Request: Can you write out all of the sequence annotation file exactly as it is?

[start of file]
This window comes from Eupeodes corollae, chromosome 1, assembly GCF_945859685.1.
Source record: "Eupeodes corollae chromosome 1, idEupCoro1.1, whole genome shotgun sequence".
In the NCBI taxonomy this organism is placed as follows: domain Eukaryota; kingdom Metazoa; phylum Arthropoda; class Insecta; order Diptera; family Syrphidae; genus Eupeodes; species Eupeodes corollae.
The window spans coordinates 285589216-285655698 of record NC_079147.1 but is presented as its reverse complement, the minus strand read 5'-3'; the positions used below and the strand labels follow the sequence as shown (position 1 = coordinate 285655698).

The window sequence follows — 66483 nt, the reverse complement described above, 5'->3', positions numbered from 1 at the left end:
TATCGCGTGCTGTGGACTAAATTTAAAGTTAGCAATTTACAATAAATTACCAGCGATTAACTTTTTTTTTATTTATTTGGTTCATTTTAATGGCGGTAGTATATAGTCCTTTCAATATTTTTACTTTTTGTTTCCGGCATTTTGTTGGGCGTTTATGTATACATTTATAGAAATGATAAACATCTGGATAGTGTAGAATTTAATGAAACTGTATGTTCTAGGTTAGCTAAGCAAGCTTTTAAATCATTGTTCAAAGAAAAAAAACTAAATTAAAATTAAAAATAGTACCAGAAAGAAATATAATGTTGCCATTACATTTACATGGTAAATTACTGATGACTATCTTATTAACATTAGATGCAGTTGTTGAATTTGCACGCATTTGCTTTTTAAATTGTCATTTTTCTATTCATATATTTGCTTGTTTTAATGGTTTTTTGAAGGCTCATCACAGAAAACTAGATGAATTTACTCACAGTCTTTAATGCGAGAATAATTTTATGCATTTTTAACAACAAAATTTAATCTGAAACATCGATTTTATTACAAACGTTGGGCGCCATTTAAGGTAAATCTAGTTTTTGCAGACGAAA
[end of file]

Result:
This window comes from Eupeodes corollae, chromosome 1, assembly GCF_945859685.1.
Source record: "Eupeodes corollae chromosome 1, idEupCoro1.1, whole genome shotgun sequence".
In the NCBI taxonomy this organism is placed as follows: domain Eukaryota; kingdom Metazoa; phylum Arthropoda; class Insecta; order Diptera; family Syrphidae; genus Eupeodes; species Eupeodes corollae.
The window spans coordinates 285589216-285655698 of record NC_079147.1 but is presented as its reverse complement, the minus strand read 5'-3'; the positions used below and the strand labels follow the sequence as shown (position 1 = coordinate 285655698).

The window sequence follows — 66483 nt, the reverse complement described above, 5'->3', positions numbered from 1 at the left end:
TATCGCGTGCTGTGGACTAAATTTAAAGTTAGCAATTTACAATAAATTACCAGCGATTAACTTTTTTTTTATTTATTTGGTTCATTTTAATGGCGGTAGTATATAGTCCTTTCAATATTTTTACTTTTTGTTTCCGGCATTTTGTTGGGCGTTTATGTATACATTTATAGAAATGATAAACATCTGGATAGTGTAGAATTTAATGAAACTGTATGTTCTAGGTTAGCTAAGCAAGCTTTTAAATCATTGTTCAAAGAAAAAAAACTAAATTAAAATTAAAAATAGTACCAGAAAGAAATATAATGTTGCCATTACATTTACATGGTAAATTACTGATGACTATCTTATTAACATTAGATGCAGTTGTTGAATTTGCACGCATTTGCTTTTTAAATTGTCATTTTTCTATTCATATATTTGCTTGTTTTAATGGTTTTTTGAAGGCTCATCACAGAAAACTAGATGAATTTACTCACAGTCTTTAATGCGAGAATAATTTTATGCATTTTTAACAACAAAATTTAATCTGAAACATCGATTTTATTACAAACGTTGGGCGCCATTTAAGGTAAATCTAGTTTTTGCAGACGAAA